The Snowtown Murders

106 23 Rating

I don't yet know enough about Australian cinema to be able to pigeonhole it. Somewhere between Mad Max: Beyond Thunderdome and Kangaroo Jack there is, I'm sure, some representation of the truth. But after the recent Animal Kingdom, Sundance's Wish You Were Here and now The Snowtown Murders, one can't ignore the seriousness of their elegantly shot, brutal dramas. (Five points for me for saying “seriousness” and not “Yahoo Seriousness.”)

The Snowtown Murders opens with a deliberate distance. A single mother and her three – make that four – boys are introduced through short, pointillist scenes of domestic shabbiness. She asks the nice neighbor (a potential new suitor) to look after the three youngest when she goes out to “see her ex.” It's never quite clear where she actually goes (some kind of waiting room? alone at a casino?) but while she's gone the seemingly good guy cooks the kids spaghetti and, without resorting to violence, takes photos of them with their clothes off looking unhappy.

It is unclear what actually went down, or why the oldest of the group, Jaime, who seems big enough to refuse or fight back, did not. This disconnect between physicality and behavior is nothing, however, compared to the character of John Bunting, played brilliantly by Daniel Henshall.

Henshall's John Bunting, one of the most curious screen psychopaths in ages, has a kind smile, a beard and a soft frame – heck, he kinda looks like the beloved hippie Jon Fishman from the band Phish.

But he's got, as my wife says, “the crazy eyes” and when his beer-fueled bluster about what he'd like to do to pedophiles goes dark, it doesn't take long to realize he ain't fooling.

The curious way Jaime and John connect is emblematic of what makes The Snowtown Murders so effective. It. . .kinda just happens. A neighborhood gay man (Barry) catches wind that the boys were abused by the neighbor and tells the distraught mom. Barry wears a pink furry sweatsuit, chain smokes and has tattoos, Elvis sunglasses and a specific moral code that is absolutely fascinating. He introduces kind the family to John, and is also the first one to get murdered by him when the anti-pedophilia vigilantism kicks off.

Put aside the heavy issues for a minute. Not since Synecdoche, New York have I seen something that just nails how life, y'know, just kinda unfolds in a disorienting manner. People float in, people float out, not everyone gets a full introduction. This movie, which (surprise!) is based on a true story has a remarkably unscripted quality that does not simply feel like people making it up as they go.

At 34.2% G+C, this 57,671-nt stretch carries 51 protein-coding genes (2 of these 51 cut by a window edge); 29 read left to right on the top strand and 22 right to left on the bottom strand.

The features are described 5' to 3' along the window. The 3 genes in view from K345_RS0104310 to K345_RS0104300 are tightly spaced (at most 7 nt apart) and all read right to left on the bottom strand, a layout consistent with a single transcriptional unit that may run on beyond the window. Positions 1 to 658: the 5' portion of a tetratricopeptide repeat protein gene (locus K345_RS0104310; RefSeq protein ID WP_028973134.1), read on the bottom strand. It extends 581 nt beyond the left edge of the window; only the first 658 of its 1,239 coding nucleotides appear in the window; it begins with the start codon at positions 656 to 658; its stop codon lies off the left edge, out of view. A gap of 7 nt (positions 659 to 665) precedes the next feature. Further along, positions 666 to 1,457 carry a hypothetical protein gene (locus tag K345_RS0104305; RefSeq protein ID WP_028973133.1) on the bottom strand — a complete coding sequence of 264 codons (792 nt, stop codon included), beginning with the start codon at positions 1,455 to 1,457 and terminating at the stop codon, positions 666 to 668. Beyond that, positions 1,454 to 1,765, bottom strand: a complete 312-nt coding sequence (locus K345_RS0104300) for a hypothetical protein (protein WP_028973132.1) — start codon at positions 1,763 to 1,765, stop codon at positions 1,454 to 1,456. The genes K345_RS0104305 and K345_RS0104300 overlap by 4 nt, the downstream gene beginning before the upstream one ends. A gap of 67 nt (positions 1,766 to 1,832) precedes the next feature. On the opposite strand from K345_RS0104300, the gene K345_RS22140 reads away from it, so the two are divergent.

There are gaps in the narrative such that the passage of time is only traceable thanks to a second act haircut. There are also moody, music-based impressionistic snippets of “pure cinema” that don't have much bearing on anything other than this is what it felt like to be Jaime at this point in time.

It is impossible to understand John, but it's a speck easier to get inside Jaime's head. Turns out his older brother (half-brother?) has been raping him (or is it just the one time?) and he's a diagnosed schizophrenic (or is that a ruse to get medication?) Eventually, the killing starts (always punctuated with a doomed answering machine message) and while the business is quite brutal, most of the blood is actually off-screen.

The Snowtown Murders is one hell of a movie, particularly since the director and all the key leads are first timers. I must admit that I felt it didn't quite “stick the landing” as it were. The film felt like it was building to a great revelation, and it hits it, but in an uncharacteristically undramatic way. The standard post fade-out crawl of what actually happened to the characters seemed to diminish the film with its specificity. If you are like me (a head-up-his-ass American) you probably never heard of this event, even though it is the biggest Australian criminal case in the past 40 years.

Final note: don't be sleepy when you go to watch this. The US distributor is IFC Midnight and I took them literally the first time. The disorienting introductions had me snoring within five minutes. But the buzz was high so I gave it a second shot at high noon and, as you can tell by this review, liked it a great deal.
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